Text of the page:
Flagging up items for servicing was seen to be a positive thing, however, how would this work with the reality of life in a manufacturing plant. Take a continuous process, say something like an oil refinery or food production line where the whole line needs to be shut down to enact changes, which is the reason why maintenance is scheduled in well in advance, on an annual or semi-annual basis. The process needs to take into account the whole supply chain beyond the factory and both shutdown and start-up are likely to be a complex undertaking. A second consideration is that plants are often not off-the-peg but require a good deal of tailoring to the site. Plants generally aren’t new, there is a thriving market in pre-owned equipment such as pressure vessels and valves – all of this would have implications for interoperability. Lastly, what would be the implications when when the ethereal nature of technology met infrastructure that has a realistic life of a hundred plus years in the case of bridges or buildings? Looking at the defence industry, we can see how maintenance costs and upgrading technology drives much of the spending on weapons systems – a bridge will generally last longer than a B52 bomber or a Hercules transport plane (both are 60 years old systems).

Financing on a per-scan unit cost. This was discussed less, the general consensus was that this could dampen innovation as the likes of GE Medical would become finance houses rather than health technology companies, in the similar direction to what happened with an early 21st century Sony.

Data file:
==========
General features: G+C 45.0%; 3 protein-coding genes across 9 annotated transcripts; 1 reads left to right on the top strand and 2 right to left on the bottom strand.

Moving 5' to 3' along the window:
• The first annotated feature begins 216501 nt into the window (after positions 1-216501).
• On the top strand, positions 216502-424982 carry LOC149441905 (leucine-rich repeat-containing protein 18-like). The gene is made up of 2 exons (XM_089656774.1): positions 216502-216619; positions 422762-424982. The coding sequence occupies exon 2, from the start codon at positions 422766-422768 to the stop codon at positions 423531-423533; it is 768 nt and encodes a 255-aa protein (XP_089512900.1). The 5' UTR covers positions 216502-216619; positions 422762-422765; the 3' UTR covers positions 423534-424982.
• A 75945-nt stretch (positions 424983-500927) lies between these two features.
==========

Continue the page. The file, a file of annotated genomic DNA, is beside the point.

Machinery that is continually redesigned on user feedback sparked a mix of concern and derision. It seemed to be based on a premise that products aren’t evolved already, they are changed. The pace of change is a compromise between user feedback, component supply issues and backward serviceability. Moving to an ‘always beta’ model like consumer software development could have a negative impact on product quality, safety and product life due to issues with serviceability of equipment.

More info
Introducing the IoHT (Internet of Heavier Things) | EE Times
The Industrial Awakening: The Internet of Heavier Things | KCPB
What does technology adoption really mean?
Old 2.0: interfaces and use cases
Old 2.0: adventures in retail
Old 2.0: On the virtual road
On the road 2
On the road
Web 2.old

Interesting video of a manufacturing process

Nokia (NOKA.NX) released an interesting short film of the manufacturing process for its Nokia N9 handsets.

You can watch it on Tudou here.

A number of aspects of the film fascinated me:

  • The amount of work that was done by CNC machines (the drill-type machines) rather than mouldings to create the polycarbonate body of the phone. It more noticeable given that the phone body is polycarbonate rather than metal and implied that Nokia didn’t want to invest much in tooling – hedging against commercial failure in the marketplace?
  • The line layout looked modular, implying that flexibility was more important than efficiency – again implying that there probably isn’t a blockbuster product expected?